The Lean methodology originated in the manufacturing industry and focuses on minimizing waste—be it time, energy, or resources—and maximizing value. This approach has recently been adopted in the health care sector, particularly by larger hospitals and health systems, and has resulted in financial savings, increased productivity, decreased delays in care, reduced errors, and improved quality of care.

Lean in healthcare isn’t about cutting costs. It’s about eliminating waste that costs money and evokes patient dissatisfaction. Lean is about removing waste to improve the quality of patient care and increase the number of patients we serve, all while reducing costs and the time patients wait.

In healthcare, there is an opportunity to do more with less – if we can eliminate that waste. This opportunity is found in supporting front-line staff to identify and remove unnecessary steps from their everyday work. This is the essence of Lean, and it has been employed in manufacturing industries for decades.

Traditional healthcare was not designed to make the patient care process streamlined. For instance, almost everyone has experienced arriving at the hospital to wait in ER and after being tended to, sent to radiology… to wait. After X-ray yet another visit to wait… and so on.

These are non-value added processes that deprive the patient of timely care and greater value. Lean emphasizes the use of space, time, staff, equipment and materials to enhance the flow of any patient’s visit from start to finish. In other words, it mandates efficiency, quality, cost, delivery and safety. The results are satisfied patient and engaged employees.


Lean tools for healthcare

  • Process flow mapping combined with FMEA to flush out process risk and errors/corrections (hidden factory)
  • Employment of workplace organization tools: 5S/6S, visual workplace and standardization
  • Measure what matters: Implementing better process measurements, feedback/reporting and control plans
  • Understanding “value streams” and leveraging kaizen approach to facilitate continuous (rapid) improvement
  • Rapid changeover techniques to reduce “downtime” between value added work
  • Reduce/eliminate batching (pull systems and “next available” model

Lean is patient-centred. In health care, patients are the end consumers of care and thus, value must be defined from their perspective.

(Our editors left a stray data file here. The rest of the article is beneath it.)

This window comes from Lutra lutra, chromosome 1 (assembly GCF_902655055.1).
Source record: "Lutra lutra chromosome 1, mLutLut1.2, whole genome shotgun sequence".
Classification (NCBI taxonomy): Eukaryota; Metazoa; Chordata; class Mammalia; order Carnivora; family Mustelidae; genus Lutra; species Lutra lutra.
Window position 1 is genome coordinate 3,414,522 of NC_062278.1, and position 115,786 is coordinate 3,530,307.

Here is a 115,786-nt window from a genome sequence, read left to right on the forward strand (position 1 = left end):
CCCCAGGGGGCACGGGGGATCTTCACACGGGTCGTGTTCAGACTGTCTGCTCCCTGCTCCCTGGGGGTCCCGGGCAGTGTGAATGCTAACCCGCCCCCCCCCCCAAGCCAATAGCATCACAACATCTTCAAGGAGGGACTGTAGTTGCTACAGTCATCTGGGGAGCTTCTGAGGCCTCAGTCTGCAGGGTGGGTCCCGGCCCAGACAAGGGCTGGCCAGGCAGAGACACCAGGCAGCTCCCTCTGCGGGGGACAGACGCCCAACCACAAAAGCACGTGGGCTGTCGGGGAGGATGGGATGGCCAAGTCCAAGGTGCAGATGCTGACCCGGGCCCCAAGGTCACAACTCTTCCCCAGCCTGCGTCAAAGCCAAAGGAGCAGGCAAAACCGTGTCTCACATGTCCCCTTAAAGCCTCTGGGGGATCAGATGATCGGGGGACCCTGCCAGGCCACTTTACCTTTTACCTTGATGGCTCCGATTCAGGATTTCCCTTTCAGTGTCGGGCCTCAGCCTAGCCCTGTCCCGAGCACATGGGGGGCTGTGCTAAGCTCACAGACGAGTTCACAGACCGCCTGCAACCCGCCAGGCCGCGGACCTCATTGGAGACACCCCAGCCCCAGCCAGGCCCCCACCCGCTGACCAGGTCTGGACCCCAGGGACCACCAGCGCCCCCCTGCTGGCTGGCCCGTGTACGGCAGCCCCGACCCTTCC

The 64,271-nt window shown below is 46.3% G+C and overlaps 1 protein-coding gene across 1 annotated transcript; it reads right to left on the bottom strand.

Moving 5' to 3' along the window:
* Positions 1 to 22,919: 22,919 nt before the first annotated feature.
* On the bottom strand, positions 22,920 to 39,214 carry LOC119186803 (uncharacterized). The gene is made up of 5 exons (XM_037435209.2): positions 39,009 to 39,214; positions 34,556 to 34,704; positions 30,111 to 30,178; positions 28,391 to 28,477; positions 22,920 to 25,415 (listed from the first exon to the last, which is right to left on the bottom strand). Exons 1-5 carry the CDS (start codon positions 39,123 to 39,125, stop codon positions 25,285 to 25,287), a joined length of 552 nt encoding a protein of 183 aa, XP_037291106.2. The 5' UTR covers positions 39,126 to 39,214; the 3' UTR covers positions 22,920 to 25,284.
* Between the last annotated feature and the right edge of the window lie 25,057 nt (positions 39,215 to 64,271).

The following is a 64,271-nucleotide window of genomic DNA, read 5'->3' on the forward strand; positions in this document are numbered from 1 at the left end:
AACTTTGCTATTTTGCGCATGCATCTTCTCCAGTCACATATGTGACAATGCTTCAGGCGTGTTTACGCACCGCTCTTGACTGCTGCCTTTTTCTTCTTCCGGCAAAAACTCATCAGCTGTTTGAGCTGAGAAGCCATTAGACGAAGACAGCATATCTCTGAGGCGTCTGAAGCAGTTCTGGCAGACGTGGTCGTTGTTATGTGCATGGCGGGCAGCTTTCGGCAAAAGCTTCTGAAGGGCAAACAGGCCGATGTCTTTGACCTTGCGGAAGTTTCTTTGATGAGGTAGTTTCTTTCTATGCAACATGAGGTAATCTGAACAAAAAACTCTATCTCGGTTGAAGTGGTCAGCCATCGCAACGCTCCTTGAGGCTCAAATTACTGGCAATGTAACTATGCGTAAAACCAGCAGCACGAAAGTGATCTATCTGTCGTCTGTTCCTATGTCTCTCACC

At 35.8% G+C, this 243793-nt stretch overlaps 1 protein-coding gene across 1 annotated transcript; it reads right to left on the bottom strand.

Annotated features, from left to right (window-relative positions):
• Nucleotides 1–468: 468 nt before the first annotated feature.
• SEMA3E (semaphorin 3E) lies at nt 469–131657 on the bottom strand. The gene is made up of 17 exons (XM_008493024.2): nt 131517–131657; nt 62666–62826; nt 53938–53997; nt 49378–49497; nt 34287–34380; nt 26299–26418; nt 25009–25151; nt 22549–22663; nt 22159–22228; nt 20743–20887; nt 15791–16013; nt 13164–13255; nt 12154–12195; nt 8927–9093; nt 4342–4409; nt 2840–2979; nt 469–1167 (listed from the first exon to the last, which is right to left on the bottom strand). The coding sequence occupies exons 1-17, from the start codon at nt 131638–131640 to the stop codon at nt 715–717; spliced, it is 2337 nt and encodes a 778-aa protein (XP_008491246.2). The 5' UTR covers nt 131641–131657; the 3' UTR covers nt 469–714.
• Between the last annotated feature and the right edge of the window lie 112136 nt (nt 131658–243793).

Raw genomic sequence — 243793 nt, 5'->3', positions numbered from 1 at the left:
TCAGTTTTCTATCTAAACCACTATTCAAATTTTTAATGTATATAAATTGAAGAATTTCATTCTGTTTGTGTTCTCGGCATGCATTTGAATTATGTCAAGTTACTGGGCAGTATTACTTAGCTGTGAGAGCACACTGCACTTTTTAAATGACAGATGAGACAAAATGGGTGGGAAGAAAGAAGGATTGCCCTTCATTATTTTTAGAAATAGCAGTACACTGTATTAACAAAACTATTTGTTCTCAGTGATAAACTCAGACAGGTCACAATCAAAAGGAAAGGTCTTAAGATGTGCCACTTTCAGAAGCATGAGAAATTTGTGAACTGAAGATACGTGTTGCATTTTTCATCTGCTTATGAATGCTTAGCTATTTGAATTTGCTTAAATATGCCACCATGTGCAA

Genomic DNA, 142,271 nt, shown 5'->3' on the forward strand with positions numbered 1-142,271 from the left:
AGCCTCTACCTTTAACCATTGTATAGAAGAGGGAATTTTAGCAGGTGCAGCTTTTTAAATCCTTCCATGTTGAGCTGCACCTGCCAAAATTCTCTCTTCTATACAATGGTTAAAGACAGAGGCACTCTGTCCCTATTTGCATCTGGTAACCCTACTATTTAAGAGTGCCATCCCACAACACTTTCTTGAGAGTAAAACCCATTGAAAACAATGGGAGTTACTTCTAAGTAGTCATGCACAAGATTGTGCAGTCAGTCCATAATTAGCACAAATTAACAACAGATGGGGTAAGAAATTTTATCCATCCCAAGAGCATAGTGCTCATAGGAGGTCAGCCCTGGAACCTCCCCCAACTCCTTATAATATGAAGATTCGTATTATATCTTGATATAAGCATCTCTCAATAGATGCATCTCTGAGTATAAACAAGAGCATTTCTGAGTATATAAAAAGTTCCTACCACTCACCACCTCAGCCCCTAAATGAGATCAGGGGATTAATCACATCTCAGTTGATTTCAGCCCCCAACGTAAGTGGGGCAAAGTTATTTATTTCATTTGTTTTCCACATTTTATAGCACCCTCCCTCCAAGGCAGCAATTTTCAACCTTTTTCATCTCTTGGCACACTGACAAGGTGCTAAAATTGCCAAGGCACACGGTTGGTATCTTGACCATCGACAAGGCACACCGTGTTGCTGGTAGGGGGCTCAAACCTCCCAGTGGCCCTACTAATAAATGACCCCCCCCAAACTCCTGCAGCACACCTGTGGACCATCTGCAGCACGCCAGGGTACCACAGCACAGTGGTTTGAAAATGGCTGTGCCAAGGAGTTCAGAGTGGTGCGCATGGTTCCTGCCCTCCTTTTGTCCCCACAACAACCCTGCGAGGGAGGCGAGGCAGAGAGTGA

The Lean benefits

Essentially, adopting a lean process gets to the heart of the matter by improving flow of each patient’s experience and operating an efficient organization overall.

Some of the benefits of establishing a lean healthcare course of action are:

  • Reduced waiting times for patients
  • Reduced risk in services and procedures – safety
  • Freeing up capacity that can be invested back into patient care


  • Decrease in bed shortages
  • Less inventory consumption and maximum use of space
  • Improving customer/patient experience and outcomes
  • Better workplace cleanliness and safety
  • Streamlined approach to workplace organization and administration
  • Greater efficiency with patient records and appointments.
  • Reduced stress on front line care-givers – process in control (stable and predictable) and capability

Summed up, these translate to an efficient and timely experience of patient care.


Challenges running Health Business

Healthcare providers are pressured for time and have scarce resources to be able to deliver the best patient service and care. Due to increased prevalence of chronic conditions and growing number of seniors and baby boomers, health system is short of adequate supply of human resources required to address the current demands of Canadians requiring healthcare.

In accordance to Health Canada statistics, chronic disease rates increase at 14% every year. Canadian population is changing: today, 14% of the population is over 65 years. By 2036, this number will increase to almost 25%, or 10 million people as people live longer. Treatment of chronic disease consumes 67% of all direct healthcare costs, healthcare expenditures are rising faster than national GDP.

As a result of these challenges, it has become critically important for health organizations of any size (e.g., Hospital, nursing home, physician office, pharmacy) to re-evaluate how your current operations are run and find and implement new ways to become more operationally efficient and implement innovative solutions to become more patient-focused and health outcome-driven.

This is exactly where Canadahealthnet comes in!

We understand your challenges and demands on healthcare professionals.